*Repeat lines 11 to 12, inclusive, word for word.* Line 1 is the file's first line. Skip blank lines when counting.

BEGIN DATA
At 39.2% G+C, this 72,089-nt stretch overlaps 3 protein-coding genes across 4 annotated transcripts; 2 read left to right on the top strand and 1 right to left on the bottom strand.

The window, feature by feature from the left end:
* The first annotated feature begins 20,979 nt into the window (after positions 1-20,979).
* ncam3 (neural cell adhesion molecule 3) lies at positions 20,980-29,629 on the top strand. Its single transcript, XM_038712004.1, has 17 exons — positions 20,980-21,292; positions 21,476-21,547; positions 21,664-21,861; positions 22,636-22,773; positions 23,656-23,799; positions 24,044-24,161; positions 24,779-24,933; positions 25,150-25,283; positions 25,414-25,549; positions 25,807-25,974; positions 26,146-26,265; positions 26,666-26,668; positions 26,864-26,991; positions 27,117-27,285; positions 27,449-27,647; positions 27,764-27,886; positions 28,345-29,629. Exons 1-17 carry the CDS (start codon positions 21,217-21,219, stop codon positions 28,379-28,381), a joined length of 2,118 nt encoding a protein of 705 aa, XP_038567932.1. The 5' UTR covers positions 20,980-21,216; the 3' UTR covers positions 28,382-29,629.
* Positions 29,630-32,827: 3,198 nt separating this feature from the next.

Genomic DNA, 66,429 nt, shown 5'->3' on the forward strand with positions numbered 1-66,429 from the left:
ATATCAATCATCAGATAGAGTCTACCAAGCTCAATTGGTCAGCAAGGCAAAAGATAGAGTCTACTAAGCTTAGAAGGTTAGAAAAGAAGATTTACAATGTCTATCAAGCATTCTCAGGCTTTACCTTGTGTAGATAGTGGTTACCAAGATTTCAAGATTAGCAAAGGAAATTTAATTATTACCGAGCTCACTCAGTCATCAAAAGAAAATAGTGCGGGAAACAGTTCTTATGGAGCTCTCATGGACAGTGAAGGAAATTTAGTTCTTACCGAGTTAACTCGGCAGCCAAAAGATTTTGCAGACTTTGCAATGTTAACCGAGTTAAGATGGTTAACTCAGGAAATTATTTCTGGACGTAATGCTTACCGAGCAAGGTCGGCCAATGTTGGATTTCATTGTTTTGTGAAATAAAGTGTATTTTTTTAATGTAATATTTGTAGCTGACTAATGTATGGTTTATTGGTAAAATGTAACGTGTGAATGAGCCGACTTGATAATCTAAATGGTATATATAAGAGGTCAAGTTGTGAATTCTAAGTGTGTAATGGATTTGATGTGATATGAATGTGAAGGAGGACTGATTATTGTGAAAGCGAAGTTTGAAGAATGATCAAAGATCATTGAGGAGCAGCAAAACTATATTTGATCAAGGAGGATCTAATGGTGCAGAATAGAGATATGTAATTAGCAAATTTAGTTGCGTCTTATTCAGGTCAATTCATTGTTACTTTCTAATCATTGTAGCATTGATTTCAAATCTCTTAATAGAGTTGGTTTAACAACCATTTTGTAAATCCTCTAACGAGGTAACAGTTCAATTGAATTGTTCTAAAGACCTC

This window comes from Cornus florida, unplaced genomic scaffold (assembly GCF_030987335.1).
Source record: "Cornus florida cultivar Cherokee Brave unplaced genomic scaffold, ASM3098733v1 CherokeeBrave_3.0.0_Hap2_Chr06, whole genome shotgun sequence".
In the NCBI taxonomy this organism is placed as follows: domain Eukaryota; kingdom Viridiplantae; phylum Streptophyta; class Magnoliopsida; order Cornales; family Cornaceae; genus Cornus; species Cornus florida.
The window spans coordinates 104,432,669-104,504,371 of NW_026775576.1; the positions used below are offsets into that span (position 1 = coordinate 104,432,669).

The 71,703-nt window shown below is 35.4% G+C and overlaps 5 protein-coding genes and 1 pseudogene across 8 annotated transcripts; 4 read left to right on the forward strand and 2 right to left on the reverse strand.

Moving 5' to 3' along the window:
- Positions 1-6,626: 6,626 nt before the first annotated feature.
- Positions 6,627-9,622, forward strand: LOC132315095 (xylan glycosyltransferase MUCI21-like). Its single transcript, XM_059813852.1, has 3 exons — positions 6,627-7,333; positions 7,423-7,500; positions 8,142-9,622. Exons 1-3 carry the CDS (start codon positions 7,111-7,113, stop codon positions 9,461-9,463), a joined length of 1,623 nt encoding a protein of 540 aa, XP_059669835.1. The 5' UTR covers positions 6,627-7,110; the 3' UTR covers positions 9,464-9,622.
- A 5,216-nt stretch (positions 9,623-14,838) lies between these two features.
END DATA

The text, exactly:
The window spans coordinates 104,432,669-104,504,371 of NW_026775576.1; the positions used below are offsets into that span (position 1 = coordinate 104,432,669).

The 71,703-nt window shown below is 35.4% G+C and overlaps 5 protein-coding genes and 1 pseudogene across 8 annotated transcripts; 4 read left to right on the forward strand and 2 right to left on the reverse strand.